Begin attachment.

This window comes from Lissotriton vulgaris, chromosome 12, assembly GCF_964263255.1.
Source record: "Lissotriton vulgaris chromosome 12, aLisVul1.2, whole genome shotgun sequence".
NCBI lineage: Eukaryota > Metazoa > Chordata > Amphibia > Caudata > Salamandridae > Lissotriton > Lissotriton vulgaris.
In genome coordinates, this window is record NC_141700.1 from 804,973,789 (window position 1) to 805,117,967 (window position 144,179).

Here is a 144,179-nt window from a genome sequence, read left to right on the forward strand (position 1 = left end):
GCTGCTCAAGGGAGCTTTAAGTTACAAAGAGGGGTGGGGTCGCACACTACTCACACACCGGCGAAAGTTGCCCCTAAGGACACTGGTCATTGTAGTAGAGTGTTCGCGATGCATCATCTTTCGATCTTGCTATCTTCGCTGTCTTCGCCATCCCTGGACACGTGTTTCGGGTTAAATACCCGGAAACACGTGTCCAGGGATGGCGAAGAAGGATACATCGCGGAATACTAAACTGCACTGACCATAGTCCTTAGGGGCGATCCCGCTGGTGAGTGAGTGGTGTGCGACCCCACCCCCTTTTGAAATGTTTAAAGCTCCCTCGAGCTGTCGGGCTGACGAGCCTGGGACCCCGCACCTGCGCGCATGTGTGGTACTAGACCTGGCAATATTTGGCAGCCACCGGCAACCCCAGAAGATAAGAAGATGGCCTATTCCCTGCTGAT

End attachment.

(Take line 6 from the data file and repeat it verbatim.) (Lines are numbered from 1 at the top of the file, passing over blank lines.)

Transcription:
GCTGCTCAAGGGAGCTTTAAGTTACAAAGAGGGGTGGGGTCGCACACTACTCACACACCGGCGAAAGTTGCCCCTAAGGACACTGGTCATTGTAGTAGAGTGTTCGCGATGCATCATCTTTCGATCTTGCTATCTTCGCTGTCTTCGCCATCCCTGGACACGTGTTTCGGGTTAAATACCCGGAAACACGTGTCCAGGGATGGCGAAGAAGGATACATCGCGGAATACTAAACTGCACTGACCATAGTCCTTAGGGGCGATCCCGCTGGTGAGTGAGTGGTGTGCGACCCCACCCCCTTTTGAAATGTTTAAAGCTCCCTCGAGCTGTCGGGCTGACGAGCCTGGGACCCCGCACCTGCGCGCATGTGTGGTACTAGACCTGGCAATATTTGGCAGCCACCGGCAACCCCAGAAGATAAGAAGATGGCCTATTCCCTGCTGAT